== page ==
This summer’s press was once again abuzz with headlines and images of the exodus of thousands of migrants, knocking at Europe’s door. The scenario of a massive number of vessels overflowing with people fleeing from their countries towards southern European shores is no news to Europe. Although the state of alarm has long been declared, the escalation of this summer’s dramatic occurrences forced Brussels and the Member States to raise their level of attention towards the Mediterranean Sea.
New measures were drafted and the on-going debate regarding their implementation is one of the hot topics jeopardizing the stability of the European Union to the core. The States more decidedly issuing for a direct intervention were those located on the southern shore, held responsible for the rescue of the migrants in their territorial waters. Italy declared the costs of “Mare Nostrum” operations unsustainable and thus disconfirmed their renewal for 2015, entrusting the management of the migrants’ emergency to the new EU-flag operation, “Triton”. The state of emergency was declared both from a humanitarian and a logistical perspective, and the key-role of Italy in the happenings is well known. Nonetheless, there is a chapter of the story that has not yet found its representation in the media. Everybody knows about those rescued, but has anyone ever wondered about the rescuers?
One expects the navy and the coastguard ships to be the main rescuers of migrant vessels but data tell a different story. Of the 982 units employed in rescue operations in 2014, less than a half belonged to the military navy. The merchant navy ranks second for the number of rescue missions, actually outnumbering the coastguard. So far, 1,300 merchant ships were diverted to provide first aid to 42,000 people in 2014 and over 15,200 in 2015. If we focus on the meaning of these numbers, we will not fail to realize that about 254 cargo ships, contract bound to delivery dates and crewed by men untrained for these kind of operations, were first in line to face the humanitarian emergencies.
This constitutes the biggest rescue work ever accomplished in the history of the merchant navy. Providing first aid to these people is certainly a duty for all seafarers in the fulfillment of the long established maritime tradition of recruiting those in danger, as well as under the obligations determined by the United Nations Convention on Law at Sea (UNCLAS) and the International Convention on Maritime Search and Rescue (SAR). Still, these obligations refer to ordinary circumstances in which rescue at sea is considered an exceptional event for civil vessels. However, in the past few years, the extraordinary has become ordinary and the involvement of merchant ships in rescuing migrant vessels has become systematic.
What’s wrong with that?
Consider a ship with dangerous cargo, for example inflammable goods (oil, petrol, gas), rescuing immigrants drowning from a sinking vessel and having to board 500 to 1,000 people who cannot speak English or Italian. How are 10 to 15 crew members supposed to handle such a crowd of men, women and children, all the while trying to prevent any accidents that such a situation may implicate? Additionally, restrooms and emergency kits on cargo ships are stocked in proportion to the crew and cannot sustain a massive load of passengers, which makes it difficult to provide help to the rescued in need of immediate medical assistance, such as women who are pregnant or in labor (as per reported circumstances). In 2014, even supply vessels deputed to the emergency escape service of the staff on oil platforms were employed in rescue missions. One of this vessels received no less than 62 calls for rescue missions during 2014 and 26 in 2015, boarding up to 1200 people in a single operation with a crew of 10 people.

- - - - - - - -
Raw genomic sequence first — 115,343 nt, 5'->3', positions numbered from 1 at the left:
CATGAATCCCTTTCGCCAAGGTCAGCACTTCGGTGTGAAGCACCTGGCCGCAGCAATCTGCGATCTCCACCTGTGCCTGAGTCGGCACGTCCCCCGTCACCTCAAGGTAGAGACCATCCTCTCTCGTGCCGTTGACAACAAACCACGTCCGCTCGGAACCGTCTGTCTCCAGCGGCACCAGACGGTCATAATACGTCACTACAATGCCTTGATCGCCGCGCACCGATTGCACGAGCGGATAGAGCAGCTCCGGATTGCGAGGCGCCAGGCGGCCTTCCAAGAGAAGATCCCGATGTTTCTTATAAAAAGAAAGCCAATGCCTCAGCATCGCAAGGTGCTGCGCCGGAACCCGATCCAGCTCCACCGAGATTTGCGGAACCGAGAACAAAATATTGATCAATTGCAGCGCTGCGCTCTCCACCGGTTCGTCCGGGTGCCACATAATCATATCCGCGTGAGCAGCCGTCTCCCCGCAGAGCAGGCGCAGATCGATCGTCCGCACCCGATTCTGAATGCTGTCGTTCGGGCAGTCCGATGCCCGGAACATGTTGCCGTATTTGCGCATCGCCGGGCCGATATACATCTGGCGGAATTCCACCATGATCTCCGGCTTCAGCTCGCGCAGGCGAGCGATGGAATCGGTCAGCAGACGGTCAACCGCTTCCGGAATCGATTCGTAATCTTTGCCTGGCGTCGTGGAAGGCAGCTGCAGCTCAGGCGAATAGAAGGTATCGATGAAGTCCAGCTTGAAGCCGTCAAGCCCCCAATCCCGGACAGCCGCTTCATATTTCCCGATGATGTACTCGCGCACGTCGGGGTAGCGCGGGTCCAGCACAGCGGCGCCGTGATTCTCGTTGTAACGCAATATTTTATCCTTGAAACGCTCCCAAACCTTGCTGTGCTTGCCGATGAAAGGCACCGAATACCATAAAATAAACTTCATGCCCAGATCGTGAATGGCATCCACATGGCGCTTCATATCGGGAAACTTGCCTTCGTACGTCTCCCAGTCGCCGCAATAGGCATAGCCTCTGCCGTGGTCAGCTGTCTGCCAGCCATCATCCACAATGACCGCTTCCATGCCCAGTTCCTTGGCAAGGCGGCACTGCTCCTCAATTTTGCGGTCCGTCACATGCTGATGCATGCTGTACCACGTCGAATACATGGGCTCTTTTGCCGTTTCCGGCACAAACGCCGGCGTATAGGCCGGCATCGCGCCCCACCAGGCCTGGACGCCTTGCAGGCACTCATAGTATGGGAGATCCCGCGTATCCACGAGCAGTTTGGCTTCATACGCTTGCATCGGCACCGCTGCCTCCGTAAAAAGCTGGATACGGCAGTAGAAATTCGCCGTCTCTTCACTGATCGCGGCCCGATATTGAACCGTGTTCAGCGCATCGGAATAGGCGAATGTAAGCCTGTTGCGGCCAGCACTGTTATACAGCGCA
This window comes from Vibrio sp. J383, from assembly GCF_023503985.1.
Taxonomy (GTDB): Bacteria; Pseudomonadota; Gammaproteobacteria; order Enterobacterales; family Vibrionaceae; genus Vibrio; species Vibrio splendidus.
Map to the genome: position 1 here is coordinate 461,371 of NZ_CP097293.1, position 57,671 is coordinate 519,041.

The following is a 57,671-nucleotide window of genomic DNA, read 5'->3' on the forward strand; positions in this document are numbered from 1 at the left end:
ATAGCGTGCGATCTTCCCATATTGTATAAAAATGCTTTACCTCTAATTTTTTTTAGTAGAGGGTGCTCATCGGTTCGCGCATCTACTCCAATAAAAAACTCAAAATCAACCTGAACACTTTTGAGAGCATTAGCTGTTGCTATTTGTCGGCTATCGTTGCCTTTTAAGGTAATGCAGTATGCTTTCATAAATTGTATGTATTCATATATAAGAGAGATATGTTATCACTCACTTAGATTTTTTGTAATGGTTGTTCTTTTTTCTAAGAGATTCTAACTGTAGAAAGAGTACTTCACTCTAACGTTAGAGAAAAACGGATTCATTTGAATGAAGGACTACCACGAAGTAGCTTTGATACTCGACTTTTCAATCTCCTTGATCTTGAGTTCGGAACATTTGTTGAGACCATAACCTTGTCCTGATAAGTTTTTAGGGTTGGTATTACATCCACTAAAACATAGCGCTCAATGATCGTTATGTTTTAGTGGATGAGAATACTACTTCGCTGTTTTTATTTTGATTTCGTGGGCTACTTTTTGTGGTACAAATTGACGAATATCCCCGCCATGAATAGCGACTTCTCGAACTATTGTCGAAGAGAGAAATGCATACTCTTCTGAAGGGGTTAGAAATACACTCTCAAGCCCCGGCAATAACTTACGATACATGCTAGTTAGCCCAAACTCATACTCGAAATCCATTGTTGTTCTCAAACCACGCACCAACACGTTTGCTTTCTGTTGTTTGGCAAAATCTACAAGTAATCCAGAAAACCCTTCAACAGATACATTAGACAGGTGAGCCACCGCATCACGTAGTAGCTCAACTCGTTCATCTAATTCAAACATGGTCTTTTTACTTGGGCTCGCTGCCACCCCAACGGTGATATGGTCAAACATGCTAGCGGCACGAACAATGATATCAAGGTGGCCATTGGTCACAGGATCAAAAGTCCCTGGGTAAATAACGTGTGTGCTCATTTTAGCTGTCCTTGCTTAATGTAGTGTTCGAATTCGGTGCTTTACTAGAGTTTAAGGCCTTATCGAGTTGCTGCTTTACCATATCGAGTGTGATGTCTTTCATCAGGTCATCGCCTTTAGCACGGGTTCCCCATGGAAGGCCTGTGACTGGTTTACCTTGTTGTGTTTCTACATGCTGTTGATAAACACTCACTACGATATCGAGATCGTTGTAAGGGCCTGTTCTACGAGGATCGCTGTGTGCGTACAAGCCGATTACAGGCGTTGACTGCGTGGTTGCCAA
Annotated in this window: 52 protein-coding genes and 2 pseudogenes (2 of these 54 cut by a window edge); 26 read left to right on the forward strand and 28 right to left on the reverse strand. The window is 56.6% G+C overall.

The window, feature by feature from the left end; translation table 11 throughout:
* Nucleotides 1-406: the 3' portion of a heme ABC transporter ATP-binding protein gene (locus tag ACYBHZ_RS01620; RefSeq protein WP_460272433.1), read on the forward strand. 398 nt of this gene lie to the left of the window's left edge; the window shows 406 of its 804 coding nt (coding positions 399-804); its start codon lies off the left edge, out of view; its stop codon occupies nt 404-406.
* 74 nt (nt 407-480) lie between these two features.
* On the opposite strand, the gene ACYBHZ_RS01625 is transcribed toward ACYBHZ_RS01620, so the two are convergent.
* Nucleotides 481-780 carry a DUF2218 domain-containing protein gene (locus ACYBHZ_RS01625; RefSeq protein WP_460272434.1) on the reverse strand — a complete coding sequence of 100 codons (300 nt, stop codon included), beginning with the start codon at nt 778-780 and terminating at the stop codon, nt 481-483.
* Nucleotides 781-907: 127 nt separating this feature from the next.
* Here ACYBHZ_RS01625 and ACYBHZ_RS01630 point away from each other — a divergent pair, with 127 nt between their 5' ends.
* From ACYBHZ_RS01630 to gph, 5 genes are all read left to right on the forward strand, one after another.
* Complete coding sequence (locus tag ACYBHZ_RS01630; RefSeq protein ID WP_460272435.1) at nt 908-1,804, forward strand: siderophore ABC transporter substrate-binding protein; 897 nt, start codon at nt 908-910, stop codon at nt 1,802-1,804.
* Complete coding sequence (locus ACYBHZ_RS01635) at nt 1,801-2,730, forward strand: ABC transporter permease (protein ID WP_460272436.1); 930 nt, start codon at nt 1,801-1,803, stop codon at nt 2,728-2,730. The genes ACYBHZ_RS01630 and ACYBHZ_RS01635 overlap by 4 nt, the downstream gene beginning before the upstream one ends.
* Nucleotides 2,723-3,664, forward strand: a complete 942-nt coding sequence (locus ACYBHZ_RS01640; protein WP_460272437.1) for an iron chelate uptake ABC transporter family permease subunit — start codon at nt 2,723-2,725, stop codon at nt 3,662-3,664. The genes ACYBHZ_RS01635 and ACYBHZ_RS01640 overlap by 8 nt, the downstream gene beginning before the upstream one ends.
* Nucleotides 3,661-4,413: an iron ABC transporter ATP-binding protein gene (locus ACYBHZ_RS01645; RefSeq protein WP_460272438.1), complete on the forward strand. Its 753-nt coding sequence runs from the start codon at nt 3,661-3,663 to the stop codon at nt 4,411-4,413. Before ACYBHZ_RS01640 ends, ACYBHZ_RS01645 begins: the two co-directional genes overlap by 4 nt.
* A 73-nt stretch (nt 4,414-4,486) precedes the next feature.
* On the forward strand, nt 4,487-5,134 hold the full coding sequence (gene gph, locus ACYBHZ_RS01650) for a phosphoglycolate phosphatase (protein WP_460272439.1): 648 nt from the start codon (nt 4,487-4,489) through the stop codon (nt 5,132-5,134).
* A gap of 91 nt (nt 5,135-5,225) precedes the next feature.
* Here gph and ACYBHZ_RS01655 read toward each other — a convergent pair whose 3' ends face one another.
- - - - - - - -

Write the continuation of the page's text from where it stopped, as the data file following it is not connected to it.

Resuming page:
From a strictly economical perspective the costs of rescue operations, sometimes requesting up to 2 additional days of travel, rest on the ship-owners and on the ports, frequently in Sicily or Calabria, where migrants are disembarked. This issue was emphasized by the Italian merchant navy, Italy being the country responsible for the broadest Search and Rescue zone in the Mediterranean. In this regard, the implementation of the operation, “Triton” partially mitigated the pressure on the merchant navy (around 160 interventions in 2015 against 254 in 2014), but the numbers are still high and the integration of the SAR operations with the commercial activities is unsustainable to the ship-owners.
To all seafarers, there is an unbreakable law, which constitutes a seaman’s code of honor since the beginning of times: when a ship is sinking, it has to be rescued, no matter the cost. The merchant navy has not missed a call and will keep rushing to help as long as someone will call.
But to preserve the safety of their crew and operability of their ships, merchant vessels cannot be viewed as vehicles for humanitarian rescue in large-scale operations.
In March 2015 the European Community Shipowner’s Association (ECSA) and the International Chamber of Shipping (ICS), together with other labor organizations, issued a call for help, in order to better face what seems to be a migratory flux which is not going to decrease in the short run. In such conditions, the employment of UN vehicles for humanitarian assistance at sea, with UN designated ships and aircrafts to monitor and coordinate the SAR regional centers and the rescue operation could be an important contribution.
Another issue to be faced in the context of one of the biggest humanitarian crisis of the last decades.